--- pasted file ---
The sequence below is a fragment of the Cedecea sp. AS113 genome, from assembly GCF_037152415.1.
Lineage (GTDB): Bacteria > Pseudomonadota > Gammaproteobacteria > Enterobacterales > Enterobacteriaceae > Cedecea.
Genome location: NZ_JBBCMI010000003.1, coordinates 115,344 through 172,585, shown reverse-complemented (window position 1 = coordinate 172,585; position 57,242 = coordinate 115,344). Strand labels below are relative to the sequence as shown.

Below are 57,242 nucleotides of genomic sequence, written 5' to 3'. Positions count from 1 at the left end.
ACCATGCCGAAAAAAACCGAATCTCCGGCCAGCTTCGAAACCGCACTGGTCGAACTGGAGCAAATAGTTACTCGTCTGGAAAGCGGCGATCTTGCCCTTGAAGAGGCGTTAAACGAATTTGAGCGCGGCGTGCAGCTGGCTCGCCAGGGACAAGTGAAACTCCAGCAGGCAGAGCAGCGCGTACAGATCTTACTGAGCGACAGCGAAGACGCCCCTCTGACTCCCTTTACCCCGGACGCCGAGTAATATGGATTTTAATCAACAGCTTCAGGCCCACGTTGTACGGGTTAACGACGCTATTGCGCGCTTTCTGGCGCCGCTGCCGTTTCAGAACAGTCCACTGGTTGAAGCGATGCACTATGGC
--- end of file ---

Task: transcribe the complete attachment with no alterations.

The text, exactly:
The sequence below is a fragment of the Cedecea sp. AS113 genome, from assembly GCF_037152415.1.
Lineage (GTDB): Bacteria > Pseudomonadota > Gammaproteobacteria > Enterobacterales > Enterobacteriaceae > Cedecea.
Genome location: NZ_JBBCMI010000003.1, coordinates 115,344 through 172,585, shown reverse-complemented (window position 1 = coordinate 172,585; position 57,242 = coordinate 115,344). Strand labels below are relative to the sequence as shown.

Below are 57,242 nucleotides of genomic sequence, written 5' to 3'. Positions count from 1 at the left end.
ACCATGCCGAAAAAAACCGAATCTCCGGCCAGCTTCGAAACCGCACTGGTCGAACTGGAGCAAATAGTTACTCGTCTGGAAAGCGGCGATCTTGCCCTTGAAGAGGCGTTAAACGAATTTGAGCGCGGCGTGCAGCTGGCTCGCCAGGGACAAGTGAAACTCCAGCAGGCAGAGCAGCGCGTACAGATCTTACTGAGCGACAGCGAAGACGCCCCTCTGACTCCCTTTACCCCGGACGCCGAGTAATATGGATTTTAATCAACAGCTTCAGGCCCACGTTGTACGGGTTAACGACGCTATTGCGCGCTTTCTGGCGCCGCTGCCGTTTCAGAACAGTCCACTGGTTGAAGCGATGCACTATGGC